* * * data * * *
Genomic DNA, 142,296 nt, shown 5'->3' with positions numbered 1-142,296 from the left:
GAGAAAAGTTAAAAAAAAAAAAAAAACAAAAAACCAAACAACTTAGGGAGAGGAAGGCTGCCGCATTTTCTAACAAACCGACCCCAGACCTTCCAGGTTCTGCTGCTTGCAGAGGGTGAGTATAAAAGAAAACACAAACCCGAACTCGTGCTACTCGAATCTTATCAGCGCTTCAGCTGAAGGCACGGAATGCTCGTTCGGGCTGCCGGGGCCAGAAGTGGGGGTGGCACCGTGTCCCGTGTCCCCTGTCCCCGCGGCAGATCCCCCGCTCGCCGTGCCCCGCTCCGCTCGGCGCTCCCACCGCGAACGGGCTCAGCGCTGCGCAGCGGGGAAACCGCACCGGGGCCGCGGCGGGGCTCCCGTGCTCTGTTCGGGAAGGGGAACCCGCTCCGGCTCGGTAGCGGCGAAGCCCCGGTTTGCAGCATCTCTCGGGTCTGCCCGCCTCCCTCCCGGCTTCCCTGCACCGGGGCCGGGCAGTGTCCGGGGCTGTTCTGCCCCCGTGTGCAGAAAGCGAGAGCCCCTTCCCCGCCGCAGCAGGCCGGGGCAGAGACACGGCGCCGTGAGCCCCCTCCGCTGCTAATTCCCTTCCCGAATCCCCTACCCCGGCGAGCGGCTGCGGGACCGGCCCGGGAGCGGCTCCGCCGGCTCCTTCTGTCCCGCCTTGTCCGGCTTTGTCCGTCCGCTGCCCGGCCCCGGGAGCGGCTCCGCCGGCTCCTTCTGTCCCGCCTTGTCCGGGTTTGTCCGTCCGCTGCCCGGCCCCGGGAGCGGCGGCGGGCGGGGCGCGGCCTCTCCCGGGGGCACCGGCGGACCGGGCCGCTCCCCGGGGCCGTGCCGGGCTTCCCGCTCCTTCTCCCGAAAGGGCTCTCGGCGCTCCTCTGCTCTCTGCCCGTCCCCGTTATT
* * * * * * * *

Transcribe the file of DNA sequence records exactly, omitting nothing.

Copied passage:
Genomic DNA, 142,296 nt, shown 5'->3' with positions numbered 1-142,296 from the left:
GAGAAAAGTTAAAAAAAAAAAAAAAACAAAAAACCAAACAACTTAGGGAGAGGAAGGCTGCCGCATTTTCTAACAAACCGACCCCAGACCTTCCAGGTTCTGCTGCTTGCAGAGGGTGAGTATAAAAGAAAACACAAACCCGAACTCGTGCTACTCGAATCTTATCAGCGCTTCAGCTGAAGGCACGGAATGCTCGTTCGGGCTGCCGGGGCCAGAAGTGGGGGTGGCACCGTGTCCCGTGTCCCCTGTCCCCGCGGCAGATCCCCCGCTCGCCGTGCCCCGCTCCGCTCGGCGCTCCCACCGCGAACGGGCTCAGCGCTGCGCAGCGGGGAAACCGCACCGGGGCCGCGGCGGGGCTCCCGTGCTCTGTTCGGGAAGGGGAACCCGCTCCGGCTCGGTAGCGGCGAAGCCCCGGTTTGCAGCATCTCTCGGGTCTGCCCGCCTCCCTCCCGGCTTCCCTGCACCGGGGCCGGGCAGTGTCCGGGGCTGTTCTGCCCCCGTGTGCAGAAAGCGAGAGCCCCTTCCCCGCCGCAGCAGGCCGGGGCAGAGACACGGCGCCGTGAGCCCCCTCCGCTGCTAATTCCCTTCCCGAATCCCCTACCCCGGCGAGCGGCTGCGGGACCGGCCCGGGAGCGGCTCCGCCGGCTCCTTCTGTCCCGCCTTGTCCGGCTTTGTCCGTCCGCTGCCCGGCCCCGGGAGCGGCTCCGCCGGCTCCTTCTGTCCCGCCTTGTCCGGGTTTGTCCGTCCGCTGCCCGGCCCCGGGAGCGGCGGCGGGCGGGGCGCGGCCTCTCCCGGGGGCACCGGCGGACCGGGCCGCTCCCCGGGGCCGTGCCGGGCTTCCCGCTCCTTCTCCCGAAAGGGCTCTCGGCGCTCCTCTGCTCTCTGCCCGTCCCCGTTATT